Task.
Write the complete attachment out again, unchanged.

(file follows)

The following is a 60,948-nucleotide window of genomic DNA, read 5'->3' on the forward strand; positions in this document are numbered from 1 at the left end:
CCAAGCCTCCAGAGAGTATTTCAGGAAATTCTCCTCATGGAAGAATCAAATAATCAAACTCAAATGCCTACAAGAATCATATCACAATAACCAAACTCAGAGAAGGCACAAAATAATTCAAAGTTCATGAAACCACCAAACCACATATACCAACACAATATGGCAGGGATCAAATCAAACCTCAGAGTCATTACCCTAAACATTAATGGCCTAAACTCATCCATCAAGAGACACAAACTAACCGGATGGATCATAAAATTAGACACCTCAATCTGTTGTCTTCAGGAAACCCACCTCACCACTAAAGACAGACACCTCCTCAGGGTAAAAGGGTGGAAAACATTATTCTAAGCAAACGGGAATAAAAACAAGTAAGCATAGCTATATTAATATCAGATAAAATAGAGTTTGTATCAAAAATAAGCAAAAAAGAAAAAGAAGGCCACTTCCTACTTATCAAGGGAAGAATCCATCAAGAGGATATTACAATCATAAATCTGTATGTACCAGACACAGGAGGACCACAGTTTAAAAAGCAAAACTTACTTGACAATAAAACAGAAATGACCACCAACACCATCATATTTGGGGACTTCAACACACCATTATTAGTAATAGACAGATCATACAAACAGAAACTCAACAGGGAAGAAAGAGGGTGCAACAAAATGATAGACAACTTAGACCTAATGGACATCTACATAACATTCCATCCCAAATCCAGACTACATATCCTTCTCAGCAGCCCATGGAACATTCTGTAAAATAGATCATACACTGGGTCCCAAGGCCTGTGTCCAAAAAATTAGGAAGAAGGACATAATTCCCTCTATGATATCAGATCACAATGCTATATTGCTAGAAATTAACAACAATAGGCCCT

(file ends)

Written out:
The following is a 60,948-nucleotide window of genomic DNA, read 5'->3' on the forward strand; positions in this document are numbered from 1 at the left end:
CCAAGCCTCCAGAGAGTATTTCAGGAAATTCTCCTCATGGAAGAATCAAATAATCAAACTCAAATGCCTACAAGAATCATATCACAATAACCAAACTCAGAGAAGGCACAAAATAATTCAAAGTTCATGAAACCACCAAACCACATATACCAACACAATATGGCAGGGATCAAATCAAACCTCAGAGTCATTACCCTAAACATTAATGGCCTAAACTCATCCATCAAGAGACACAAACTAACCGGATGGATCATAAAATTAGACACCTCAATCTGTTGTCTTCAGGAAACCCACCTCACCACTAAAGACAGACACCTCCTCAGGGTAAAAGGGTGGAAAACATTATTCTAAGCAAACGGGAATAAAAACAAGTAAGCATAGCTATATTAATATCAGATAAAATAGAGTTTGTATCAAAAATAAGCAAAAAAGAAAAAGAAGGCCACTTCCTACTTATCAAGGGAAGAATCCATCAAGAGGATATTACAATCATAAATCTGTATGTACCAGACACAGGAGGACCACAGTTTAAAAAGCAAAACTTACTTGACAATAAAACAGAAATGACCACCAACACCATCATATTTGGGGACTTCAACACACCATTATTAGTAATAGACAGATCATACAAACAGAAACTCAACAGGGAAGAAAGAGGGTGCAACAAAATGATAGACAACTTAGACCTAATGGACATCTACATAACATTCCATCCCAAATCCAGACTACATATCCTTCTCAGCAGCCCATGGAACATTCTGTAAAATAGATCATACACTGGGTCCCAAGGCCTGTGTCCAAAAAATTAGGAAGAAGGACATAATTCCCTCTATGATATCAGATCACAATGCTATATTGCTAGAAATTAACAACAATAGGCCCT